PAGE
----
Last thing, I’ll say. I have to agree with TJ. If you are taking KK any more serious than “lets go have fun” than you are already in trouble. My KKer wins some night and finishes last some night. But no matter what, the last thing I say to him before he puts his visor down is “I love you and have fun.” Thats all you can do at this age.


That’s my point though. I don’t think Kid Karts should be about winning or the result. It should be about going out and having fun and turning laps.

If kids are getting discouraged because they feel like they don’t have a chance to win, I think that means there is emphasis being put on the result rather than the experience. It’s an exhibition class.


I’m not teaching her that winning is important, she wants to win. She wants to do well. All I do is tell her in order to do better she needs to practice and work hard at it. In order to win you have to work harder than those you are competing against, given it’s a level playing field.

At my home track, we don’t even score kid karts which is how it should be imo. They run all 4 sessions we do, but every one of theirs is a 10 minute session, no timing. It’s kid karts, nobody is making a professional ride from it.

Regarding engines, the 206 is definitely at an advantage, especially at a shorter or tighter track, over the Comers. I believe the Comer actually has a higher top speed than the 206 with the spec gearings they use, but if the track is small enough then you’ll never be able to use it.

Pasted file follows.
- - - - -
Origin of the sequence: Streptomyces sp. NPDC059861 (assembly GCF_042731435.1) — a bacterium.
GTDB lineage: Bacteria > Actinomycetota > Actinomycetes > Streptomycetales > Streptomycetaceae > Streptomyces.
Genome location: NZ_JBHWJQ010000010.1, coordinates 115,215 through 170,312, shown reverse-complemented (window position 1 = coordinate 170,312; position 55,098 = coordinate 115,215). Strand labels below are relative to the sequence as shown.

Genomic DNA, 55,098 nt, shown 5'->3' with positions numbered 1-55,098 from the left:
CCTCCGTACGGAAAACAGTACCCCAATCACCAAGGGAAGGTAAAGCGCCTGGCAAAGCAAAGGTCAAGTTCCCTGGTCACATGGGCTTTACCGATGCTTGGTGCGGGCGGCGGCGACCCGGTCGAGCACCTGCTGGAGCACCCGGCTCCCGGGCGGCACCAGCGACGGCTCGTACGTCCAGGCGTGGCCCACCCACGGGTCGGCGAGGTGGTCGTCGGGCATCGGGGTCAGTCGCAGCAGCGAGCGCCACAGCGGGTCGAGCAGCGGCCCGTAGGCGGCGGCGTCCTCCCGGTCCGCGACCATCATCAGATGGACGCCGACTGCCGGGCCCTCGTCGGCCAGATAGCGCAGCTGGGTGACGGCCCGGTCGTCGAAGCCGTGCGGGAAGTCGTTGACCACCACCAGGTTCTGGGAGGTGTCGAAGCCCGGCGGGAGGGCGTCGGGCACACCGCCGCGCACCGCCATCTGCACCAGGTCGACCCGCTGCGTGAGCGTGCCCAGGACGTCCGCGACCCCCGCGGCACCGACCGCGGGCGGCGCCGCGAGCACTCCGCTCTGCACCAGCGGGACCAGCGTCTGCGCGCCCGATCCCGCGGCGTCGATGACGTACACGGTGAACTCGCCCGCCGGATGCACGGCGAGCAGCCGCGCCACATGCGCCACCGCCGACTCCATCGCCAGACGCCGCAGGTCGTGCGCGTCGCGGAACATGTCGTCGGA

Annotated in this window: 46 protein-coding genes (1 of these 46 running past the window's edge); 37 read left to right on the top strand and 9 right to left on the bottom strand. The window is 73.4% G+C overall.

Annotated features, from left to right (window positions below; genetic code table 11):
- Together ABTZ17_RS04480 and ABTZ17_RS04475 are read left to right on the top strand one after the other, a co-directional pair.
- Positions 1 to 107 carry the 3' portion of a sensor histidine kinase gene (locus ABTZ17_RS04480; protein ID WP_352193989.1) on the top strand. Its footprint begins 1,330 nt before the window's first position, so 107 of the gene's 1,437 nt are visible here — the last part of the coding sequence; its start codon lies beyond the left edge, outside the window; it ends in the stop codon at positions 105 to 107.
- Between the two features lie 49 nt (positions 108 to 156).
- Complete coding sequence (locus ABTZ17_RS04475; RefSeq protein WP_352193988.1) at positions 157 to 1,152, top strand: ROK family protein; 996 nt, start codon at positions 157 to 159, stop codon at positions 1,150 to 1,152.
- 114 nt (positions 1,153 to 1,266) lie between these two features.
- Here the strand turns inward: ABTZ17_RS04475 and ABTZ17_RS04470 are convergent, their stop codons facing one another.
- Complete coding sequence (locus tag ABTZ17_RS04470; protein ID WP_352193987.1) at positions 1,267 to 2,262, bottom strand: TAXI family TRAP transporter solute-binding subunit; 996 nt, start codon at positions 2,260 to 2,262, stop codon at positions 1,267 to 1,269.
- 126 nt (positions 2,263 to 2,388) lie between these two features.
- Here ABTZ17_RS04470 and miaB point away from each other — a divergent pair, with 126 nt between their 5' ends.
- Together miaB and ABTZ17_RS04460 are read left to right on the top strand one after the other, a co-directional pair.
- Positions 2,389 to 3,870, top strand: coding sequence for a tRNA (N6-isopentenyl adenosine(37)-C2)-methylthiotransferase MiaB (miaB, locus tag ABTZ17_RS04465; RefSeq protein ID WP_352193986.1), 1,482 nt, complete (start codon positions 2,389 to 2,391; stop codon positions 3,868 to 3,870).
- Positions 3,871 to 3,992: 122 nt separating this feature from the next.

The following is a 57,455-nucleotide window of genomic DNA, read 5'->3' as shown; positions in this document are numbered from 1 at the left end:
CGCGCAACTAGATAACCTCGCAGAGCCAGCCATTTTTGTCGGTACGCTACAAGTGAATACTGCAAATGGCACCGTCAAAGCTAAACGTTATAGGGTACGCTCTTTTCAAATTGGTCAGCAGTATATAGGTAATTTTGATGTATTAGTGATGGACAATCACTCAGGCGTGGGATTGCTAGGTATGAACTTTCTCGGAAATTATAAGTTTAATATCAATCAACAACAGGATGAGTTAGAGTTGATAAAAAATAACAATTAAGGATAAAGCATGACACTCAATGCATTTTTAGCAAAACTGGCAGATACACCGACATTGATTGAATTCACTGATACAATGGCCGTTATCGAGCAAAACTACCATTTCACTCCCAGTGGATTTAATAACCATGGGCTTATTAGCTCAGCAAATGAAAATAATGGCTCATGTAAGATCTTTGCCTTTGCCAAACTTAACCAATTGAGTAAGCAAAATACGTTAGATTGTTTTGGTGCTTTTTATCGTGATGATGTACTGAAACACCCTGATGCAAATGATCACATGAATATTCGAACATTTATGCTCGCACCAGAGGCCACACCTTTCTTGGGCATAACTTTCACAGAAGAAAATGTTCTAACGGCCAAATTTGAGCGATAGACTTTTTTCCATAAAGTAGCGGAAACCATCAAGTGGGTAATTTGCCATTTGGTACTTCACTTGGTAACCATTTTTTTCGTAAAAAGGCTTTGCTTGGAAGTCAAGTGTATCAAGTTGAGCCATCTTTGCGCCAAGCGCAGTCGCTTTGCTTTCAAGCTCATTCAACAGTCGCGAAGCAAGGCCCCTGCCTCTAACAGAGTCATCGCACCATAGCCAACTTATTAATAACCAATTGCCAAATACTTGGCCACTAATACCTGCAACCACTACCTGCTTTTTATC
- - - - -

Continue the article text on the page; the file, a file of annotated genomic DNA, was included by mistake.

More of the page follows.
Realistically, the Comer is the better kid kart engine in terms of driver development. In the 206 all the driver has to do is push the gas and the bottom end will pull them out of the corner, whereas a Comer actually requires proper lines and momentum conservation comparatively.

In terms of safety, the 85 pound weight difference is a concern. I’d be bringing that up with the race director/owner/whoever, and the cadet chassis should not be allowed at all for the same reason. Especially if the class is Comer 51 only, these parents shouldn’t have even been able to try running a 206 KK package out there.

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This is the part that kinda frustrates me. Their website for the track states they follow all WKA rules for classes and restrictions. WKA specifically states kid karts is comer 51 only. If you’re going to say you follow the rules then actually follow the rules. With the current logic I’m just going to enter a tag kart in all the 206 classes, according to the current logic this would be fair and legal.

Our track is very condensed and extremely hard to keep momentum up.

Sounds like they are running 206 as the local option. But in that case, it should be gridded and classed separately. Our local track did a phased approach for the GXH50 before completely dropping the comer.

85lbs is a big difference though. As much as I hate to stir things up, I’d call the WKA head office and see what their thoughts are on this as they probably provide insurance.


We kinda have a simular issue at my track. The cadet ranks are all mixed. “Everyone in the pool” sort of approach. So fathers with too much expenable cash are hopping up their kids engines. I see both sides of the argument, but as a father it must be frustrating to watch your kid lose to cheaters. But if you ain’t cheatin’ you ain’t trying! (Quote from the Owner of MGM chassis manufacturer) and half the crew chief’s in NASCAR :rofl:

Never seeing a Comer in action, my question is, are they really that slow?

Yes, they really are that slow.

If the difference in straightaway speed is that large, they need to be started with a gap and scored separately. Please please don’t make me wait through two separate heats of kid karts every race, PLEASE!

We run two kid kart classes… Novice and Regular.